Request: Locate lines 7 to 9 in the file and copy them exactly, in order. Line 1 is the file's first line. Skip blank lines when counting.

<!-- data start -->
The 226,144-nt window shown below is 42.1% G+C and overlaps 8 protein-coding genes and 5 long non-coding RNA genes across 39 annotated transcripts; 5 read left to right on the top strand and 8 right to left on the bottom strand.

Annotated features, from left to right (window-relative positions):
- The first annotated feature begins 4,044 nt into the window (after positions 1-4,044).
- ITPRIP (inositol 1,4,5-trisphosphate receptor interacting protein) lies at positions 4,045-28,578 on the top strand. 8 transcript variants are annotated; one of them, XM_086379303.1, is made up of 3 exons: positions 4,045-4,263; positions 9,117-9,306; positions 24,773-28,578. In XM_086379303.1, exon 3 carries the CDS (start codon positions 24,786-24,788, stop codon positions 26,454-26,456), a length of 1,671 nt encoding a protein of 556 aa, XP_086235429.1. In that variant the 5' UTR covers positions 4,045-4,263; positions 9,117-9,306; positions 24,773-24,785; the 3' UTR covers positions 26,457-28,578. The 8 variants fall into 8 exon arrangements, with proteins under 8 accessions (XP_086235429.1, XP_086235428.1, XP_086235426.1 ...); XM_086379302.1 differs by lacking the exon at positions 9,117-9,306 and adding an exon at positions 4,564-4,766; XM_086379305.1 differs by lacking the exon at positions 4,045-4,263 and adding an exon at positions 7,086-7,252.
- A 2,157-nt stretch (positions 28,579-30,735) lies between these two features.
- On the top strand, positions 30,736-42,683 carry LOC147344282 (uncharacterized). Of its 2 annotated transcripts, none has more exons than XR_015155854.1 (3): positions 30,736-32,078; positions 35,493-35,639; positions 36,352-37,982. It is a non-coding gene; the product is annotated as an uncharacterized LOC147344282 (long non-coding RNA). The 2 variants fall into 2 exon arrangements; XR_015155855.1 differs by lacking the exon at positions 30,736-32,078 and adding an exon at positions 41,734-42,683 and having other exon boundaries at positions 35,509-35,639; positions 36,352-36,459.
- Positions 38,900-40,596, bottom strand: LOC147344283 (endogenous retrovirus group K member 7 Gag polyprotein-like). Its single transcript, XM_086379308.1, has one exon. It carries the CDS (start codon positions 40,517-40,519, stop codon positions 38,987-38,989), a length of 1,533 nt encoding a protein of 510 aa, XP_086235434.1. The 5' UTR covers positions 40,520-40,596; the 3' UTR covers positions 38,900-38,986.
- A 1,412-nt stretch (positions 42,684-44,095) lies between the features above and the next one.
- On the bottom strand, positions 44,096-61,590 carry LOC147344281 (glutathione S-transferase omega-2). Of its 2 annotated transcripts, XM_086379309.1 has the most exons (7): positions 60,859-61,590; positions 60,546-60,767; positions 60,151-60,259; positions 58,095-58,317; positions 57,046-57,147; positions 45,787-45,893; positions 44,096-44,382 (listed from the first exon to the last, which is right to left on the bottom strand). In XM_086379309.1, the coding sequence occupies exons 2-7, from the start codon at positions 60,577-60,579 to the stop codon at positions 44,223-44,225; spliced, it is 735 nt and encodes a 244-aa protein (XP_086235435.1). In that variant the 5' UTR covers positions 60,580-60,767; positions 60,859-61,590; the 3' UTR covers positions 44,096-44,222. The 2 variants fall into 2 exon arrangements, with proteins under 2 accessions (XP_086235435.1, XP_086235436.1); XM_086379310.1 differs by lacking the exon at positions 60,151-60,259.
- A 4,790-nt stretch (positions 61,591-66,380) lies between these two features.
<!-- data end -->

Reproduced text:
- Positions 38,900-40,596, bottom strand: LOC147344283 (endogenous retrovirus group K member 7 Gag polyprotein-like). Its single transcript, XM_086379308.1, has one exon. It carries the CDS (start codon positions 40,517-40,519, stop codon positions 38,987-38,989), a length of 1,533 nt encoding a protein of 510 aa, XP_086235434.1. The 5' UTR covers positions 40,520-40,596; the 3' UTR covers positions 38,900-38,986.
- A 1,412-nt stretch (positions 42,684-44,095) lies between the features above and the next one.
- On the bottom strand, positions 44,096-61,590 carry LOC147344281 (glutathione S-transferase omega-2). Of its 2 annotated transcripts, XM_086379309.1 has the most exons (7): positions 60,859-61,590; positions 60,546-60,767; positions 60,151-60,259; positions 58,095-58,317; positions 57,046-57,147; positions 45,787-45,893; positions 44,096-44,382 (listed from the first exon to the last, which is right to left on the bottom strand). In XM_086379309.1, the coding sequence occupies exons 2-7, from the start codon at positions 60,577-60,579 to the stop codon at positions 44,223-44,225; spliced, it is 735 nt and encodes a 244-aa protein (XP_086235435.1). In that variant the 5' UTR covers positions 60,580-60,767; positions 60,859-61,590; the 3' UTR covers positions 44,096-44,222. The 2 variants fall into 2 exon arrangements, with proteins under 2 accessions (XP_086235435.1, XP_086235436.1); XM_086379310.1 differs by lacking the exon at positions 60,151-60,259.